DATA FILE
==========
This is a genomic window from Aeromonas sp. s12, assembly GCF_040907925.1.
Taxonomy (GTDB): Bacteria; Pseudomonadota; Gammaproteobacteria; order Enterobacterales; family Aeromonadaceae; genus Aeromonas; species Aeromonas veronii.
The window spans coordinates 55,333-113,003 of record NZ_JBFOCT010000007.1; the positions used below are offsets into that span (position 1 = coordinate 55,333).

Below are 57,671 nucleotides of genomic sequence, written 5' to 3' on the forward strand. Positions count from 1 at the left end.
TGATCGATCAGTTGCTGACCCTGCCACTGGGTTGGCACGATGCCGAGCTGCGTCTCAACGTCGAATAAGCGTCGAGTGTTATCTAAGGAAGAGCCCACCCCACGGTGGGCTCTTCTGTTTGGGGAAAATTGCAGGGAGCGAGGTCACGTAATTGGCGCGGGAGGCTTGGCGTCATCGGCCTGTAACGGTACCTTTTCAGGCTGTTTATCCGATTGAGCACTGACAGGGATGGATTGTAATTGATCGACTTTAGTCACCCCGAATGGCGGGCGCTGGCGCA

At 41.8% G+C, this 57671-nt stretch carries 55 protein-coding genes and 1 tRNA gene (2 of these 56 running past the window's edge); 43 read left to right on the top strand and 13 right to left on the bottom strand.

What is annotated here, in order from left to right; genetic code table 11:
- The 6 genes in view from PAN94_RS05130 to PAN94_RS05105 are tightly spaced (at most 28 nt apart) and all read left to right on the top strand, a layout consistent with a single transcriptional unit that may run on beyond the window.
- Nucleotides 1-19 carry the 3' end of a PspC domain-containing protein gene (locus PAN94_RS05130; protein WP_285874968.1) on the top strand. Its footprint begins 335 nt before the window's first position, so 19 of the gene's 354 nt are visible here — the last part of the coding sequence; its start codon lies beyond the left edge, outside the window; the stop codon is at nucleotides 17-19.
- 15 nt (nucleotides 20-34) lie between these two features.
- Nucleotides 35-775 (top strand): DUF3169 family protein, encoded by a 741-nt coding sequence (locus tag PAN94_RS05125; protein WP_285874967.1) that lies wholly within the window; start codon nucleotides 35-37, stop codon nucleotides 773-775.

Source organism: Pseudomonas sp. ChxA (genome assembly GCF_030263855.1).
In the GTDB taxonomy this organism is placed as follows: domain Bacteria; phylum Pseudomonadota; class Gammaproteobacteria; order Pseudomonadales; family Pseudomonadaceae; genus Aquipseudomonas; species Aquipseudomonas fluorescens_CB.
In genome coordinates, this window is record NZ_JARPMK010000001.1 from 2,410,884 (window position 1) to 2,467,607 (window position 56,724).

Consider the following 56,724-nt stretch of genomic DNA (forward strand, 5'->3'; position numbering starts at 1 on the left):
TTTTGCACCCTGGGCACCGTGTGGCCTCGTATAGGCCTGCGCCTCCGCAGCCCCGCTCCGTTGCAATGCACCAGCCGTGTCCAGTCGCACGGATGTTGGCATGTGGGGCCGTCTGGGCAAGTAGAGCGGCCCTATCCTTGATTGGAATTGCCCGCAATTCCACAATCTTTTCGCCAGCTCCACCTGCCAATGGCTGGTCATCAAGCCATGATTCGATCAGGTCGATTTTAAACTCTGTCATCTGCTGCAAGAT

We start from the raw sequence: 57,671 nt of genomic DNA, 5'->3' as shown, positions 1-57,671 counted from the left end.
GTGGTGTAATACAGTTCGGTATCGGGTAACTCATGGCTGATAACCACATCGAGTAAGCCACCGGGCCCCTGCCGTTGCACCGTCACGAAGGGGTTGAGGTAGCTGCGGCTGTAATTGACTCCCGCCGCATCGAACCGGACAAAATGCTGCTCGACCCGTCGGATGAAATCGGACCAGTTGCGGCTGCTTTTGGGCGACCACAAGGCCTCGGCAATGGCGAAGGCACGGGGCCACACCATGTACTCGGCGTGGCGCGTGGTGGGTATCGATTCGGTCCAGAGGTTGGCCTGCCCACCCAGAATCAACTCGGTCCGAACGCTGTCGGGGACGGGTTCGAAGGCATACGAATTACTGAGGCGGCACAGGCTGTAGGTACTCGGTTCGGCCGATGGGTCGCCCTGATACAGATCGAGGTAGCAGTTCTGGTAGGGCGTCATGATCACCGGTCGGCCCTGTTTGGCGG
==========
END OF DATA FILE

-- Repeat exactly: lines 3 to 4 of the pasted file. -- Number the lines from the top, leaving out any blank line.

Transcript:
The window spans coordinates 55,333-113,003 of record NZ_JBFOCT010000007.1; the positions used below are offsets into that span (position 1 = coordinate 55,333).

Below are 57,671 nucleotides of genomic sequence, written 5' to 3' on the forward strand. Positions count from 1 at the left end.